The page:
By ROGER AMSDEN, LACONIA DAILY SUN
GILFORD — Steve Pierce of One-Off Technologies has been building hot rods, customs and promotional vehicles over the last 40 years and his latest project, a reproduction of Edsel Ford's 1934 Model 40 Special Speedster, has taken him nearly 3,000 hours of work already, but won't be completed until next year.,
Recognized as one of the leading interior trimmers in the country, Pierce has taught himself nearly every phase of the coach building craft with his work winning awards at auto shows all over the country.
His projects have included cars that competed for the Most Beautiful Roadster Award as well as an art deco Delahaye, which was heralded in the 1930s as the world's most beautiful automobile. And there were three-award winning vehicles for Gilford auto collector Dick Metz, including a 1932 Ford Highboy Roadster named "Oh Boy" which took third place at the Detroit Autorama in 1999 and won the first-ever Sam Radoff's Yosemite Sam's Sculpture Excellence award the same year.
Others that he built for Metz included a 1966 Ford F-100 pickup, which was customized by Pierce with a fiberglass trunk and body and includes matching accessories and won awards as the best radical pickup at the Autorama, and a 1955 Ford Courier, a light duty sedan delivery truck, that has won awards as the best truck at a half dozen different shows, including Boston's World of Wheels and the Detroit show.
He also building a car for himself that he can drive year-round, a 1932 Ford reproduction hot rod with a fiberglass body, which is powered by a 1968 Ford 302-cubic-inch engine. The car features a five-speed stick shift, a shift-on-the-fly transfer case and, most unusual for a hot-rod, is a four-wheel drive vehicle.
Pierce says that one of the more interesting cars he worked on was the art deco Delahaye. He served as he chief technical officer for the project, building a custom tailored rolling chassis for the vehicle, which is powered by an all aluminum BMW V-12 which is connected to an all aluminum C-5 Corvette rear-mounted transaxle and front suspension.
He says that when he first started building hot rods in 1976, people from all walks of life were having him build them, but over the years they have become too expensive for the average working man and and that the craft now is geared toward an upscale market.
Pierce, who has immersed himself in automobile history, said Edsel Ford, the only son of Henry Ford, was probably America's first hot rodder and at the age of 7 was driving around Detroit streets and being ignored by local police, who knew who his father was.
In 1934, Edsel, who was by then the president of Ford Motor Company, had a sleek roadster based on European styles built as his own personal roadster. Known as the Model 40 Special Speedster, it had custom touches, including an alligator-style hood with louvered side panels, low-mounted headlamps molded into the body, an enclosed radiator with a concealed cap, a starter button on the instrument panel, no running boards, and long, low proportions.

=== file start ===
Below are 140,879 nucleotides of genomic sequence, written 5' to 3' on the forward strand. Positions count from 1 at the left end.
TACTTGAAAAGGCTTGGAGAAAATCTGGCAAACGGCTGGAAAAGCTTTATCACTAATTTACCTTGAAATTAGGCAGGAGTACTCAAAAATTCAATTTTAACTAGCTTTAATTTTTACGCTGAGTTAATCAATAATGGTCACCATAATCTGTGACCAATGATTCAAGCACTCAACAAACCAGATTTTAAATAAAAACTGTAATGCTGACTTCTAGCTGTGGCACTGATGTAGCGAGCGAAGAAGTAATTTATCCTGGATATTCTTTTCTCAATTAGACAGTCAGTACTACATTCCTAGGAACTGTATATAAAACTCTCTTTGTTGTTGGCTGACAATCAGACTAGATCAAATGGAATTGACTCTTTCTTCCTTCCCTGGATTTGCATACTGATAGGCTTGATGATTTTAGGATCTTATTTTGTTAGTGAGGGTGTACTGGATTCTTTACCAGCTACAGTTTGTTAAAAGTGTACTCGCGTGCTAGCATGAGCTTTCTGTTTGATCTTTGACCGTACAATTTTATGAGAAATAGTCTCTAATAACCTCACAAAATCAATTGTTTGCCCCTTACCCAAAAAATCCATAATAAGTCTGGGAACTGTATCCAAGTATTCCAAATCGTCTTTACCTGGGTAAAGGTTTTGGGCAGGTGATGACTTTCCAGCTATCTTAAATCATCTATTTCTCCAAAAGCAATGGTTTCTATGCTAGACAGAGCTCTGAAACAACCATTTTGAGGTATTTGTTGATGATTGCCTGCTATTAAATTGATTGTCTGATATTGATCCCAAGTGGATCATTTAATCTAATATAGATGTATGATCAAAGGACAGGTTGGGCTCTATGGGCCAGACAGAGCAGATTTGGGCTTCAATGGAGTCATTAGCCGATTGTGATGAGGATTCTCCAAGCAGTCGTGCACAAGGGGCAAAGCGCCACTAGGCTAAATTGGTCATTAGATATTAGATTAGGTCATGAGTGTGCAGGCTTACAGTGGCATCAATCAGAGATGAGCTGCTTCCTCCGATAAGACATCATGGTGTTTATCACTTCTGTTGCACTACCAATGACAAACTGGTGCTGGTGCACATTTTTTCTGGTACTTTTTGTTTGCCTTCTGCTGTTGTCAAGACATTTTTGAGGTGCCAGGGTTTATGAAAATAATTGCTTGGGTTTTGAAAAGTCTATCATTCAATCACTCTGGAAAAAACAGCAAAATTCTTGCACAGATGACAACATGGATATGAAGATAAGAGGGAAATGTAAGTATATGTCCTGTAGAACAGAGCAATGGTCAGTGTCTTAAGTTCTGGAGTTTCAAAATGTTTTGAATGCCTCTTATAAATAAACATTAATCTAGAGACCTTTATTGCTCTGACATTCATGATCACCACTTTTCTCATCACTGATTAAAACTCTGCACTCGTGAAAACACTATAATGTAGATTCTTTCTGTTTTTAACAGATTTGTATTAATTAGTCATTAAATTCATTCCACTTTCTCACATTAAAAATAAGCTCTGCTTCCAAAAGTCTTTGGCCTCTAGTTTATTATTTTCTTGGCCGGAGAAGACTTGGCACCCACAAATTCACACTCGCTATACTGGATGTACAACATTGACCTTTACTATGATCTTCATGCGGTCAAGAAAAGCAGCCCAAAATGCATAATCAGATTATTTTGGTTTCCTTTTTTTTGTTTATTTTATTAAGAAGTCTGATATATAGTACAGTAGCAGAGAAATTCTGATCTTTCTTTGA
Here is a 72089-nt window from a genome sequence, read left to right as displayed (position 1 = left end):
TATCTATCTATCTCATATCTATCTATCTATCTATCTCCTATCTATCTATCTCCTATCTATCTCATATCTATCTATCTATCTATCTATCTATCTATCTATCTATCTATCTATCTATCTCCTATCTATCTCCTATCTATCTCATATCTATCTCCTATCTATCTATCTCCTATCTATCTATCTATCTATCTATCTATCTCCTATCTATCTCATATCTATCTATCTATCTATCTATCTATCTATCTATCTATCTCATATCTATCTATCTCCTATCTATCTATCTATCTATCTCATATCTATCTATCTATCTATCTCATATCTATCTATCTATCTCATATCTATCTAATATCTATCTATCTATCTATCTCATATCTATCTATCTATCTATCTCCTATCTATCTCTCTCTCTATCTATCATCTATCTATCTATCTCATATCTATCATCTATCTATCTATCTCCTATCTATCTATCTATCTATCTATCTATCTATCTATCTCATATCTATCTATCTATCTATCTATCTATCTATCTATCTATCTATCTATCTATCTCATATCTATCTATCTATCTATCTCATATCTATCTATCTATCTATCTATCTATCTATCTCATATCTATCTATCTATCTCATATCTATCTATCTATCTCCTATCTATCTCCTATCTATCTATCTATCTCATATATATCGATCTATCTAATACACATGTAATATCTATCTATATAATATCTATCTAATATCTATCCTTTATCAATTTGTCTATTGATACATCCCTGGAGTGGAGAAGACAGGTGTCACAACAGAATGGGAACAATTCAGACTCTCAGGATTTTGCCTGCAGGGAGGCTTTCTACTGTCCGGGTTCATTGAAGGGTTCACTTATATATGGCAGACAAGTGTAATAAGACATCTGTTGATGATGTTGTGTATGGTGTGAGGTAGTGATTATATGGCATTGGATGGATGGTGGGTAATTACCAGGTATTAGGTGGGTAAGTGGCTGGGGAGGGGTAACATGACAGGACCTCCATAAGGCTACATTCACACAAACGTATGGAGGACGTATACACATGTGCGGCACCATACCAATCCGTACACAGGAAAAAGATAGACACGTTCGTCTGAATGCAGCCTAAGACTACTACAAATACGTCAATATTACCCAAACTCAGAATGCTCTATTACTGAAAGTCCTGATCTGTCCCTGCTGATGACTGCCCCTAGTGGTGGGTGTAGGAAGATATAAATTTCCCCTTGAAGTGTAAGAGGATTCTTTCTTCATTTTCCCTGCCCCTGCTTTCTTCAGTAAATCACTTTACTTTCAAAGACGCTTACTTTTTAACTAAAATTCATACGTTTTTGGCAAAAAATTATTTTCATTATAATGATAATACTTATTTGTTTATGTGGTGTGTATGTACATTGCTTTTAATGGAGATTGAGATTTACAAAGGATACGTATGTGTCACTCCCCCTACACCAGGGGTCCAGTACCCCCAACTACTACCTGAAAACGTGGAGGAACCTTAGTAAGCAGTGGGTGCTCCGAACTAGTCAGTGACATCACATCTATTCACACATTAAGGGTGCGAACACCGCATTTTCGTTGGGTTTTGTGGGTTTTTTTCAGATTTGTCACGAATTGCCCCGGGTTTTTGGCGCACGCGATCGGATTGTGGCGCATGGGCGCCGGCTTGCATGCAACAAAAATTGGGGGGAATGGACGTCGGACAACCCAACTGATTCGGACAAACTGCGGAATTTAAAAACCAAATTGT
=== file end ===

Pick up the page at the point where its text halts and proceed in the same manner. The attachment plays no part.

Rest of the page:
Following Ford's death in 1943, the car changed hand several times and in 1958 was sold for only $603. Several years ago after a complete restoration, it sold for $1.76 million at the Pebble Beach and is now on display at the Edsel and Eleanor Ford House in Grosse Pointe Shores, Michigan.
Pierce said he decided in 2009 to build a reproduction of the car and was able to obtain full-size drawings from a Detroit firm, which he used to build a template to work from. He said that the wheelbase of his vehicle will be 122 inches, 10 inches longer than the original, which allows him to make the driver's seat larger and more comfortable.
"I've stretched out the cockpit and widened the body," said Pierce.
He said the roadster will be powered by a 362-horsepower Ford V-10 Triton truck engine which will be coupled to a five-speed stick transmission. The car's aluminum body has already been built and Pierce will be spending the next year working on the interior and painting the car.
"I'm building it as a spec car" said Pierce, who plans to trailer the car across the country in the summer of 2017 and sell it at the annual Pebble Beach Concours d'Elegance auction in August.
"I'll drive it up and down the Pacific Coast Highway with my wife before going to the auction,'' said Pierce, and after that he'll turn his attention to his own hot rod.
Steve Pierce stands beside a 1934 Ford Model 40 Special Speedster reproduction that he's building at One Off Technologies in Gilford and will be ready to take part in the 1917 Pebble Beach Concours d'Elegance. (Roger Amsden photo for the Laconia Daily Sun)
An actual 1934 Speedster. (Photo courtesy Conceptcarz.com)
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